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  • Liz Simmons

Curse and Confess


As social media has been flooded in the last week with the realities of systemic racism in America, I’ve been questioning why - why now? Why are white pastors everywhere now coming out of the woodwork “lamenting” the murder of Ahmaud Arbery? Haven’t our black brothers and sisters been crying out this whole time? So why now? Why this time? My gut tells me it has something to do with the absence of a badge and uniform this time around. Sadly enough, I think it might have some merit. (And by the way, I’ve seen so much rhetoric around “This isn’t a political issue.” It is 150% a political issue. I think what people mean to say is, “Please don’t disregard this post because you think it’s inflammatory.” If you want to try to take politics out of it so that a certain demographic of white people can hear it, then fine. But make no mistake, systemic racism is and has always been political. That’s what racist policy making entails: a big political, power-keeping game.)

Here’s the story. I’ve seen this word “lament” all over social media in the last week. It’s everywhere. But at this point let me diverge and speak deliberately to my white brothers and sisters and paint with a broad brushstroke: most of us don’t know how to lament. We don’t know what it means. And I’d also take a wild guess that Lamentations is a highly skipped book of the Bible in most majority white churches. It’s because we don’t get it; it’s so disconnected from our reality. Some of us understand it deeply on an individual level (thank God for these prophets among us), but we have no concept for the reality of a collective lament. It is exactly why we also don’t preach on the cursing Psalms (Brueggemann calls this “Psalmectomies”- the ones that cry out, Why? And How long? we’ve carefully removed.)


I think about September of 2001, and how America was getting to know the families of those who were killed. The names of victims scrolled on a marquee for weeks. We said their names. We said as a nation that our reality would shift (and it has, for better or worse). But that’s about as close as any of us get to a collective understanding of lament.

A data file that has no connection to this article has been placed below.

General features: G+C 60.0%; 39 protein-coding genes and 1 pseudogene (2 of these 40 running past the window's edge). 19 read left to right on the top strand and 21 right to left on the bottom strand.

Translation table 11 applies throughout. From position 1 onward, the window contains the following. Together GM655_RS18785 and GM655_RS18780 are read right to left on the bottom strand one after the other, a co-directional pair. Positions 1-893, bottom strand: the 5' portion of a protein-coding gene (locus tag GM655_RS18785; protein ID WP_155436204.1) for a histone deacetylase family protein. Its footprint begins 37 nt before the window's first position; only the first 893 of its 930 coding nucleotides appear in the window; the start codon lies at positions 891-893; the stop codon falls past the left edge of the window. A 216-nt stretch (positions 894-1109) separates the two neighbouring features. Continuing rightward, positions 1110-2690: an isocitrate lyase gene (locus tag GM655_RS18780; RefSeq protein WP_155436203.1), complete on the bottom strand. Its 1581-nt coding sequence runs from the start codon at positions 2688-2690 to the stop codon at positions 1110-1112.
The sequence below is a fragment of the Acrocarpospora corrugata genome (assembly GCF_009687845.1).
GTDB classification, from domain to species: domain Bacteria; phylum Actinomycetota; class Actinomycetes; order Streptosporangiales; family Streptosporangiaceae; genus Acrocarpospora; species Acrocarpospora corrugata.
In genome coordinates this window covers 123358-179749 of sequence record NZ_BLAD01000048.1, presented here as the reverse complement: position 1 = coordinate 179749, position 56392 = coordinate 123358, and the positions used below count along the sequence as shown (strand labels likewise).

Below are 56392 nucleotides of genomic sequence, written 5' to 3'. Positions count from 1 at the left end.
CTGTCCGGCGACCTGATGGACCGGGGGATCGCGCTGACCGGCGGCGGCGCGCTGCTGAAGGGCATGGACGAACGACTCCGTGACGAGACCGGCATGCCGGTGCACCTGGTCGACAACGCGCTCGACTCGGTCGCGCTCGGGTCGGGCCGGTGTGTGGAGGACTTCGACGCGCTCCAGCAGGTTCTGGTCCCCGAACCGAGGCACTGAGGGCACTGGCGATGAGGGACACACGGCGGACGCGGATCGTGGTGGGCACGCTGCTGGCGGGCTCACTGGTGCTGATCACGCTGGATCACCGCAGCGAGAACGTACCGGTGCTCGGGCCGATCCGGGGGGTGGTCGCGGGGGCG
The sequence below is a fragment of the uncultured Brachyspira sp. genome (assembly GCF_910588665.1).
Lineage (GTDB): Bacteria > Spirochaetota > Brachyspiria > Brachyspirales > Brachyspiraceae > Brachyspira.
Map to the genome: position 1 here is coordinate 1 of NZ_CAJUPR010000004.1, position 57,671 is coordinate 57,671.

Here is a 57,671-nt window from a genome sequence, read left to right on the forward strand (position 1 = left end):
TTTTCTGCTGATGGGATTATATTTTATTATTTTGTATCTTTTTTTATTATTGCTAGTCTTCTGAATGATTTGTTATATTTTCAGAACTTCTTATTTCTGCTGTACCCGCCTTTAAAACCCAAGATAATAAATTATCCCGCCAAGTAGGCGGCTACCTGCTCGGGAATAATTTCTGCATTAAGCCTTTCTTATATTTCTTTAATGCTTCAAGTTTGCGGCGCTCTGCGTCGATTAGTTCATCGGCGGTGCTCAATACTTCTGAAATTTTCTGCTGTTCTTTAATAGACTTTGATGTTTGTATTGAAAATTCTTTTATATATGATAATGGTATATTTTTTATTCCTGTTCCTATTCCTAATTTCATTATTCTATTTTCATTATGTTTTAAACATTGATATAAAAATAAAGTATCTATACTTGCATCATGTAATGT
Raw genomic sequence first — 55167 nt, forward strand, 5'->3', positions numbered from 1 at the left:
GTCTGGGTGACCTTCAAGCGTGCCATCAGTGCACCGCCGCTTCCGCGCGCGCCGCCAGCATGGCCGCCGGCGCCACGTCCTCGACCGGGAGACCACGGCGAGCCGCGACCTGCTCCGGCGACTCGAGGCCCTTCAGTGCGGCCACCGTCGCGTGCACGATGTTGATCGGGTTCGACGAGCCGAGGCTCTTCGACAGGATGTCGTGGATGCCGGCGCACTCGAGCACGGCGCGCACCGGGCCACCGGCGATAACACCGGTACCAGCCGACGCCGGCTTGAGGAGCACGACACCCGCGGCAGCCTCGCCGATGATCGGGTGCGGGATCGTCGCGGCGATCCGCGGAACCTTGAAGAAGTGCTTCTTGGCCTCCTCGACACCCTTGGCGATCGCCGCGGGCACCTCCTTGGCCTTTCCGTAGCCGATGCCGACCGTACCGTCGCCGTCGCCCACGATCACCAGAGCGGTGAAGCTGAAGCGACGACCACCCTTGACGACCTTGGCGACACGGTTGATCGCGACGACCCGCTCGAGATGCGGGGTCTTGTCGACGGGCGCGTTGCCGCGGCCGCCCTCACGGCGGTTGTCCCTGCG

I think some of us are really trying (again, some), and whether that intention meets impact is an entirely different question. But for those of us out there trying to wrap our heads around what it means to actively engage in antiracist work as followers of Jesus, let me say this: give pause to using the word lament until you’ve come to understand it, embody it, exercise it. White people need to do our own work in educating ourselves, 100%, but we also need to do our own internal work to look at our own pain, our own selves, because what we reject in ourselves we will reject in another person. That’s the law of bearing God’s image. Only what I accept in myself can I accept in another person. Where I have rejected my own humanity, I will reject the humanity of another.


This is not to say that white people need to just spend some time navel gazing for a while without actively engaging the work. But I do think there’s a reason why a gap exists between what writers of color have been telling us (Soong-Chan Rah and others) about lament and why we as majority white churches can’t get there. We don’t know how. And we don’t know how because we have a lot of pain we have refused to look at, or truthfully, because our ancestral pain has come at our own hands. It becomes a game of who has lost the most. That’s not how grief works, and that’s not how empathy works. Here is an invitation to sit with reality, to actively educate ourselves. Don’t wait for your friend of color to teach you everything you don’t know and absorb the learning curve for all that we have yet to learn.

When lives are lost, we tell their stories. We say their names. We learn what we can about what led to this moment in history. Lament is active; its task is to move us on a downward trajectory toward hope and renewal of life. It involves weeping, yes, but it also involves cursing and anger and confusion and oftentimes a dark night of soul, the feeling of crushed bones, a sour spirit. It is sitting with the question, Why? And How long?

Let the Psalmist teach us how to pray the prayers that involve the entirety of our humanity.

Dearly Beloved, let us curse and confess.